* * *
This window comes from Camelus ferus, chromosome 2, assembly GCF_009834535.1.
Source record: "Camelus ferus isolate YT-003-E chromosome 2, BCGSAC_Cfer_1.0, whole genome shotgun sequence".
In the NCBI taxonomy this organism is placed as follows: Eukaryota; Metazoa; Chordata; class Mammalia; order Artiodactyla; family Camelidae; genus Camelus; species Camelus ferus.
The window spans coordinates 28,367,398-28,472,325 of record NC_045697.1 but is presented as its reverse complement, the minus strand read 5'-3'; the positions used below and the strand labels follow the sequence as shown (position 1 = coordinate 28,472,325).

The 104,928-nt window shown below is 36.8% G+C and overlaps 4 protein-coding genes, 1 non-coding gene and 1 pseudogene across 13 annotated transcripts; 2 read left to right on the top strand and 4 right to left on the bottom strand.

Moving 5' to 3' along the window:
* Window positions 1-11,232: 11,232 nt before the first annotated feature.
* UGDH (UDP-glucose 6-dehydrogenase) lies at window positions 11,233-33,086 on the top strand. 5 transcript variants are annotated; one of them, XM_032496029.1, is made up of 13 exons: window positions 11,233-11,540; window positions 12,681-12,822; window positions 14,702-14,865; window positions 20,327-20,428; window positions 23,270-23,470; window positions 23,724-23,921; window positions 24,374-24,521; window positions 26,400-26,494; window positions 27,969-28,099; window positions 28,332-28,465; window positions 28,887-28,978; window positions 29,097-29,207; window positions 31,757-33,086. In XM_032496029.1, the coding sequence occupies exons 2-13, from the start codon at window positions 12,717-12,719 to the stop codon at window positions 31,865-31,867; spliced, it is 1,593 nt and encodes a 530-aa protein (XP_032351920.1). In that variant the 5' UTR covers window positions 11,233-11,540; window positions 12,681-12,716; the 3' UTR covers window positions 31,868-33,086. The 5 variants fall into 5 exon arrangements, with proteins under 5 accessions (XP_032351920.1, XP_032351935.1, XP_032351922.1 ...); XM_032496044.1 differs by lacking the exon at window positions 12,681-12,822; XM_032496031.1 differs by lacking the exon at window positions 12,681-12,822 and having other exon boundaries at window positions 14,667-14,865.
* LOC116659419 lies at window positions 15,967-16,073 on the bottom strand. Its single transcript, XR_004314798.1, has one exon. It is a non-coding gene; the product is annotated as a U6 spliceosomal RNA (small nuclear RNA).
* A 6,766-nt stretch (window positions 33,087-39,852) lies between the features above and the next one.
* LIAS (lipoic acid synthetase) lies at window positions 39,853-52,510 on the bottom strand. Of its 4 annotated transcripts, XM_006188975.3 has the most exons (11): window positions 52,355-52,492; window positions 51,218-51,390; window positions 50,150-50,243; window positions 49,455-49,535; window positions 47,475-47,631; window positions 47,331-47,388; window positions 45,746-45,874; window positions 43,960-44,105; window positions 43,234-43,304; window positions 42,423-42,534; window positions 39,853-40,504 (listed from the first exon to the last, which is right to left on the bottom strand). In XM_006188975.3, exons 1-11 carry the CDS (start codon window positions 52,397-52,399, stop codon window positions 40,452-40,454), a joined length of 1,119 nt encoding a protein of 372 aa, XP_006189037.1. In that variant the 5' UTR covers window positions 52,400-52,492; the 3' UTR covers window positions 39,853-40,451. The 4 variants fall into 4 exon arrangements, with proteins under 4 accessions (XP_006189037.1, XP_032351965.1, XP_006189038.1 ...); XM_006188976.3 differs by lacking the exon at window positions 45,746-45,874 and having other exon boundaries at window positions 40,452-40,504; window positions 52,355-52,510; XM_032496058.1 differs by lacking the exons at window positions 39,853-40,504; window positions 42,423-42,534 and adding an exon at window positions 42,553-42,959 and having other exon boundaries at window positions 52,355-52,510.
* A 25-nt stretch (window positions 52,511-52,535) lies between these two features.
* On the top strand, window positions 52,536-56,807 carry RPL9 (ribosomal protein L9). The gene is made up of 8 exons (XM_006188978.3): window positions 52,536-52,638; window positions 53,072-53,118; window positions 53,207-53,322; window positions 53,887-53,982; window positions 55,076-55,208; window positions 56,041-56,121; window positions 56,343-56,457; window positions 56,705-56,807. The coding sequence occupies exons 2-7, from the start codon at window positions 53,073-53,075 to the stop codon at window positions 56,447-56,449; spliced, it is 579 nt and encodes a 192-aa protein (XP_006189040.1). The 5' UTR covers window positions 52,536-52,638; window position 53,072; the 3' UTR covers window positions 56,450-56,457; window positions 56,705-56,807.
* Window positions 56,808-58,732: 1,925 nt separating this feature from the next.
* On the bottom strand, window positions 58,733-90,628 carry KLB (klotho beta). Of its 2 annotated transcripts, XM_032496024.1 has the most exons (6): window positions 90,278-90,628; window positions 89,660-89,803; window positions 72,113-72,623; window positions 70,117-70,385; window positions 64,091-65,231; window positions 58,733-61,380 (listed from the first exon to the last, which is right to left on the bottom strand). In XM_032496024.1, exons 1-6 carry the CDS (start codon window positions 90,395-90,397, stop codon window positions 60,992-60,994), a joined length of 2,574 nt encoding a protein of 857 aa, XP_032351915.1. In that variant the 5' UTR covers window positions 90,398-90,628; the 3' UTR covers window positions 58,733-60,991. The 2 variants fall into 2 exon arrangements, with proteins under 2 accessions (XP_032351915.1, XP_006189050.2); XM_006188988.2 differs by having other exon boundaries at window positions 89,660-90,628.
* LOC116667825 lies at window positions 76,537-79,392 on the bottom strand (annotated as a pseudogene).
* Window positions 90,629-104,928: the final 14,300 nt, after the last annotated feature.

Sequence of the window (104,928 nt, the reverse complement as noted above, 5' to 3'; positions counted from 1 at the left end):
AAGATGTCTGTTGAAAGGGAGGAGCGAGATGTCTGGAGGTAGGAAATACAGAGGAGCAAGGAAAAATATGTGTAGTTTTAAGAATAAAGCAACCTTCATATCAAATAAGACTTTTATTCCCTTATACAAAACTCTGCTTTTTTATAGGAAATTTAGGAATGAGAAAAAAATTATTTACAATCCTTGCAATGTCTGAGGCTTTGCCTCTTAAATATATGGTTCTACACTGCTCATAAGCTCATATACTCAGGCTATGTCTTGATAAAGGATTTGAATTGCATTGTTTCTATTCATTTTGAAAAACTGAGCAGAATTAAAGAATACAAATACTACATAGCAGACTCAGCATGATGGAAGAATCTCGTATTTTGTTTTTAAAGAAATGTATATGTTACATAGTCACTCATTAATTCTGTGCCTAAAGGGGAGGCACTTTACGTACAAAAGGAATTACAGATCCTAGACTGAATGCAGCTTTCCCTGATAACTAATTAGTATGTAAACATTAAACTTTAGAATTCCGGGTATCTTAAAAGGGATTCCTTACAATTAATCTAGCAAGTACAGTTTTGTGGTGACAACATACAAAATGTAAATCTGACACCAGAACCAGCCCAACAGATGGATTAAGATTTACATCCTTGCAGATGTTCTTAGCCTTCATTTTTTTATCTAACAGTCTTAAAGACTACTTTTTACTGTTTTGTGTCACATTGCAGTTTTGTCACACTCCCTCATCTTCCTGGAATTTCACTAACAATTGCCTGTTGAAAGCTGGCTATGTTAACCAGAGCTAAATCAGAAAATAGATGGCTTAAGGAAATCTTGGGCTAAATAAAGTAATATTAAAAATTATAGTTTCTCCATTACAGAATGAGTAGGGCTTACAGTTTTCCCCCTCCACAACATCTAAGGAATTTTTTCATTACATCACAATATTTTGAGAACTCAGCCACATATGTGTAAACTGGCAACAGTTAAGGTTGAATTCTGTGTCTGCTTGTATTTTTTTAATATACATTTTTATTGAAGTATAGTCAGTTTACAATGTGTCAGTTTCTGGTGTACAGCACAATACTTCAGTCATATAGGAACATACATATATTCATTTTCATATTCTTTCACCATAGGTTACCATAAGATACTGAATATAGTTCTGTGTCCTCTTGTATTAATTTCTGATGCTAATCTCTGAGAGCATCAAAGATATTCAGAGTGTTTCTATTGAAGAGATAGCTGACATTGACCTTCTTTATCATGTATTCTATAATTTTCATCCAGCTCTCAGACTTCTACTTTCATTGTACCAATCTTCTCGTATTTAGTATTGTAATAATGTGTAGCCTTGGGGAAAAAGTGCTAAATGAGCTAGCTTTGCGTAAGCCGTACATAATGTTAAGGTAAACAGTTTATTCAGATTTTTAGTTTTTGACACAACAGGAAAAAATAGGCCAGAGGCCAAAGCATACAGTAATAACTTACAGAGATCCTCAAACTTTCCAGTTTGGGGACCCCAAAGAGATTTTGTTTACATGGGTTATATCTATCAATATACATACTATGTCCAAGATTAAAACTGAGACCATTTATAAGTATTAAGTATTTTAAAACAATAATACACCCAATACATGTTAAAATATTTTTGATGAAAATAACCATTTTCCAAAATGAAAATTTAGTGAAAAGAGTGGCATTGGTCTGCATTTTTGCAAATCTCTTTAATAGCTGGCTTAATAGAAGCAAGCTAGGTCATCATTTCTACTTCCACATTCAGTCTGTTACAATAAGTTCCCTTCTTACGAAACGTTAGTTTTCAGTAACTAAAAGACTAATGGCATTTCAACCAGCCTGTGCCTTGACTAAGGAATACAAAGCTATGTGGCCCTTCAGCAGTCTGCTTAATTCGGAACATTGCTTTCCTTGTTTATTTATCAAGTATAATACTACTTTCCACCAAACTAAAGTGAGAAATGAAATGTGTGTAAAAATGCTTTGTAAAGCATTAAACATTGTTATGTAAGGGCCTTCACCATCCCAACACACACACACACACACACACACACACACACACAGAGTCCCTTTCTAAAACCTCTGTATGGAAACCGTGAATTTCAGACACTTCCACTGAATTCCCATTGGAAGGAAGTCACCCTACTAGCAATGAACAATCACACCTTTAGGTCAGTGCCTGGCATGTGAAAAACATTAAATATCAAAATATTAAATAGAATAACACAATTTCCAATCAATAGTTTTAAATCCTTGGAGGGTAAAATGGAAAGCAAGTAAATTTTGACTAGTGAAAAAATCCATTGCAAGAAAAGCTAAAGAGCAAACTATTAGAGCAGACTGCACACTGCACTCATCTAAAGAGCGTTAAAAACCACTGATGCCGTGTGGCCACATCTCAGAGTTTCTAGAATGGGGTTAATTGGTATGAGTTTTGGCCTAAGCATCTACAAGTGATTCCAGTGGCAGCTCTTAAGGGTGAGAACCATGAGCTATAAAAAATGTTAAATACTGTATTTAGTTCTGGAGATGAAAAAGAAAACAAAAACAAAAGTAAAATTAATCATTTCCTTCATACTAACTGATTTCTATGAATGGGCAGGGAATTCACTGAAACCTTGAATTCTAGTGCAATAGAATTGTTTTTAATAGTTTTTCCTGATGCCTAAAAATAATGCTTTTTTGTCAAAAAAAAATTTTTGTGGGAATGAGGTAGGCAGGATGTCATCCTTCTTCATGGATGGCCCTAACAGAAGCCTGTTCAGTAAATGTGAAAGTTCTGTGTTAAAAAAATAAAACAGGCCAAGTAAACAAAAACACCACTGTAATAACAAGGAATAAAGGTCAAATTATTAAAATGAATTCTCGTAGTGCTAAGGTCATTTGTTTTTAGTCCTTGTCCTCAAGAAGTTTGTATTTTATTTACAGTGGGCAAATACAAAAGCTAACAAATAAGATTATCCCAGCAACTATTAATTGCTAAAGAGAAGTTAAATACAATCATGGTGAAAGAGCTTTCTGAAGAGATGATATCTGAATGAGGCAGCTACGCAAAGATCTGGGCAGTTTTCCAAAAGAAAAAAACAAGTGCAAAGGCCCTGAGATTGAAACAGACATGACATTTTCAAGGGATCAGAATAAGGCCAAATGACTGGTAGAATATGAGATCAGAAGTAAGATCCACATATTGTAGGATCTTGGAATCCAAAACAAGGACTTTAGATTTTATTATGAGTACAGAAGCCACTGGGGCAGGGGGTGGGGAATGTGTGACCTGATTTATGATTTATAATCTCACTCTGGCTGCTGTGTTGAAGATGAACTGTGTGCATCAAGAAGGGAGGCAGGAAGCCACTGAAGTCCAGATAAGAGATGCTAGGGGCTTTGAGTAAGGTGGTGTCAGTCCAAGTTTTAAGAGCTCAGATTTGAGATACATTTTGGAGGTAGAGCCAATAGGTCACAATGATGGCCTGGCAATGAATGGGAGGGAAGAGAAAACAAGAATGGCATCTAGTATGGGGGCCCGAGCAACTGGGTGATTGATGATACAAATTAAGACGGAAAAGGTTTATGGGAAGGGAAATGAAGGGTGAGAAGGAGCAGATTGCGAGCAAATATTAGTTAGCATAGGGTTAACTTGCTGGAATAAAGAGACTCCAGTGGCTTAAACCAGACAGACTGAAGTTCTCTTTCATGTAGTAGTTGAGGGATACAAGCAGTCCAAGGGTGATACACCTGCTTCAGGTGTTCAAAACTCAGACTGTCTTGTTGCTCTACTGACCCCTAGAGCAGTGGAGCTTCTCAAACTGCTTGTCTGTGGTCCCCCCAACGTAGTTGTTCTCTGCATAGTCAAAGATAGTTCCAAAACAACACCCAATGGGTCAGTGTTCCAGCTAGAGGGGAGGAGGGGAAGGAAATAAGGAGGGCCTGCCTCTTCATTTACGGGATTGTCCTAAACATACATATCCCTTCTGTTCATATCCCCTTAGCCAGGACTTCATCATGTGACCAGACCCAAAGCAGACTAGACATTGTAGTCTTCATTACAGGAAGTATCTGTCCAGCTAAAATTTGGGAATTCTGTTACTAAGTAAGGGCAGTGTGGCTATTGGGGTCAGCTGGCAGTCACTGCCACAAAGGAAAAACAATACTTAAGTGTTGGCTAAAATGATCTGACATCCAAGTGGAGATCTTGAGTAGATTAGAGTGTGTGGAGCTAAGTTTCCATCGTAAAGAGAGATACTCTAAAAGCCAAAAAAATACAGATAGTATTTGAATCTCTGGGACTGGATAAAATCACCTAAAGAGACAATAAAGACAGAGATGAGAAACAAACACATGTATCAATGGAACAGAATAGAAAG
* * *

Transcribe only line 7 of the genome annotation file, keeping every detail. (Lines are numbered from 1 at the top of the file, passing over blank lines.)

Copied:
* Window positions 1-11,232: 11,232 nt before the first annotated feature.